Additionally, MM sets drinking limits for people to follow. Men are not allowed to have more than four drinks in one sitting, with the maximum of 14 drinks per week. Women cannot have more than three drinks per sitting and no more than nine a week.
When a person commits to Moderation Management, he or she will begin the program by going 30 days without drinking alcohol. During this period of time, people are supposed to work on controlling their triggers to drink and how to replace drinking with other meaningful activities. Once this 30 days is over, members are able to gradually add alcohol back into their lives or continue on with their abstinence.
Moderate Drinking is an online-based program that is funded by the National Institute on Alcohol Abuse and Alcoholism (NIAAA). This program works to help people learn to control their drinking as well as the problems it may be causing in their lives. It’s a subscription-based program that is only available online and provides structure and guidance. Many people have found much success using Moderate Drinking and MM together.
Moderate Drinking offers a number of different tools to assess an individual’s drinking as well as to determine if the program is right for someone. They also offer personalized guidance and suggestions to get a person where they want to be as far as moderate drinking goes. A few of the many aspects of the program include building self-confidence, setting goals and limits for drinking, and managing cravings and triggers.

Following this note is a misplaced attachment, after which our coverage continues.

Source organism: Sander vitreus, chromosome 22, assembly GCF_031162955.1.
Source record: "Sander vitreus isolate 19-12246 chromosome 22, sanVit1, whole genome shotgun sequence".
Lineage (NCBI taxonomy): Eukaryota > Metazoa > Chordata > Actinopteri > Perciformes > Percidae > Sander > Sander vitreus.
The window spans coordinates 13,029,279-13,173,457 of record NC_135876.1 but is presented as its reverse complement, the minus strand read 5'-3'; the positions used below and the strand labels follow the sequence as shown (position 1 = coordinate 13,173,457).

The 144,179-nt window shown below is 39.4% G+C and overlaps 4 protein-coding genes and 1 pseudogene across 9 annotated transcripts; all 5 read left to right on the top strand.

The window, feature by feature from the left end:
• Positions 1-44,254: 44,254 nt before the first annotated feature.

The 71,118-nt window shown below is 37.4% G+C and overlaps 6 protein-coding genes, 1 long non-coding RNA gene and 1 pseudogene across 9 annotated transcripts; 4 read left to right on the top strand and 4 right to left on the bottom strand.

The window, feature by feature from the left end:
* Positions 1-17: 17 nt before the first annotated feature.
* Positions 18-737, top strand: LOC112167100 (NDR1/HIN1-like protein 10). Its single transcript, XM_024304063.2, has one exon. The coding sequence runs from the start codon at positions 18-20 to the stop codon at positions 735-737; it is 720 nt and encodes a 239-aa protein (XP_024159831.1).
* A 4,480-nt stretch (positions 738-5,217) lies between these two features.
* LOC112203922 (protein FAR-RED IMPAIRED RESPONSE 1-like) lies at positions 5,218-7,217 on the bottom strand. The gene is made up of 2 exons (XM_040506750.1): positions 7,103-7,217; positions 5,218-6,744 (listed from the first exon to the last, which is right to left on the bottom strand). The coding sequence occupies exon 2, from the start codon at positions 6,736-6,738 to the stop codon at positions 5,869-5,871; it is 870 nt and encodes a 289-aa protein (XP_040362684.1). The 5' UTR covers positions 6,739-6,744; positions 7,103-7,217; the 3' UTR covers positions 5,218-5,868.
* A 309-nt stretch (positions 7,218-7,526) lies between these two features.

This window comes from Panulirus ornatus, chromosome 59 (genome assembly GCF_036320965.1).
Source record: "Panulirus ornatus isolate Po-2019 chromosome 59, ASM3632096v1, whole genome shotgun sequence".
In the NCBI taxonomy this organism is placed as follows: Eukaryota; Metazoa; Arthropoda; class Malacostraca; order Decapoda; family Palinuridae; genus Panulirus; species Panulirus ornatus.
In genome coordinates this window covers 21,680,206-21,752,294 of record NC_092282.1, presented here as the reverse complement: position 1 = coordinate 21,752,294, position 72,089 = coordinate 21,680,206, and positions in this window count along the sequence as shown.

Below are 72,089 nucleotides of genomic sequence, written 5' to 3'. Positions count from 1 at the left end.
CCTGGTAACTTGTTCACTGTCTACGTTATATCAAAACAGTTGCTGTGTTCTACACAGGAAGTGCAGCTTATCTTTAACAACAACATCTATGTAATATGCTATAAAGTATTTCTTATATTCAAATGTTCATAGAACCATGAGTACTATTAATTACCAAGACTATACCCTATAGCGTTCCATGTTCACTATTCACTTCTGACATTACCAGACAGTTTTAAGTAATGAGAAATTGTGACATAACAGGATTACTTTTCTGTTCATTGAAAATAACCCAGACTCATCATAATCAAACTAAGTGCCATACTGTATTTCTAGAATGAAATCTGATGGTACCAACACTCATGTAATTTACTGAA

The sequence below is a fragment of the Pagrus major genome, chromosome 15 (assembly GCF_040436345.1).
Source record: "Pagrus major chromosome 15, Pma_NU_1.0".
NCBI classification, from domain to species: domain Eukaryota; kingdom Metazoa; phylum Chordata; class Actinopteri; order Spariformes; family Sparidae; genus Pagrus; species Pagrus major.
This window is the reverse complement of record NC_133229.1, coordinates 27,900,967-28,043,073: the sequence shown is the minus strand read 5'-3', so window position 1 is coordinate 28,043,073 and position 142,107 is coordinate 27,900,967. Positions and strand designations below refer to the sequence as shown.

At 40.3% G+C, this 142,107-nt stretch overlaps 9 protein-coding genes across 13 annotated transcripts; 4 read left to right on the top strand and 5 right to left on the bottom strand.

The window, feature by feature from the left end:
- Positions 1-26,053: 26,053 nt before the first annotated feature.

Does Moderation Work?
Both of these programs are evidence-based and backed by research to prove their successfulness. Of course, not everyone who attempts to drinking moderately will succeed. Moderation management programs have shown to be the most successful for those who are not dependent on alcohol. For those with a more severe form of alcohol use disorder, it’s recommended that they seek more help than just a moderation program.
Studies have found that heavy drinkers who participated in moderation management programs were able to significantly reduce the amount they drink over a 12-month time span. Those who used Moderation Management combined with Moderate Drinking were able to reduce their drinking more than those who only used the MM program.
How Do You Know If Moderate Drinking Is Right For You?
As mentioned above, moderation programs are ideal for those who do not have an alcohol dependence. Being physically dependent on alcohol can make it extremely hard to control your drinking. In most cases, moderate drinking programs are not going to be enough to help a dependent person overcome their problems with alcohol.
As with any other form of treatment, the type of approach a person takes to his or her alcohol problems must be individualized for the best results. For some people, this may mean remaining completely abstinent from alcohol. For others, it may mean learning how to control their drinking.
- Moderate Drinking — What is moderate drinking?
- The Guardian — The next AA? Welcome to Moderation Management, where abstinence from alcohol isn’t the answer
- Shatter Proof — Moderation: An Evidence-Based Treatment for Alcohol Use Disorder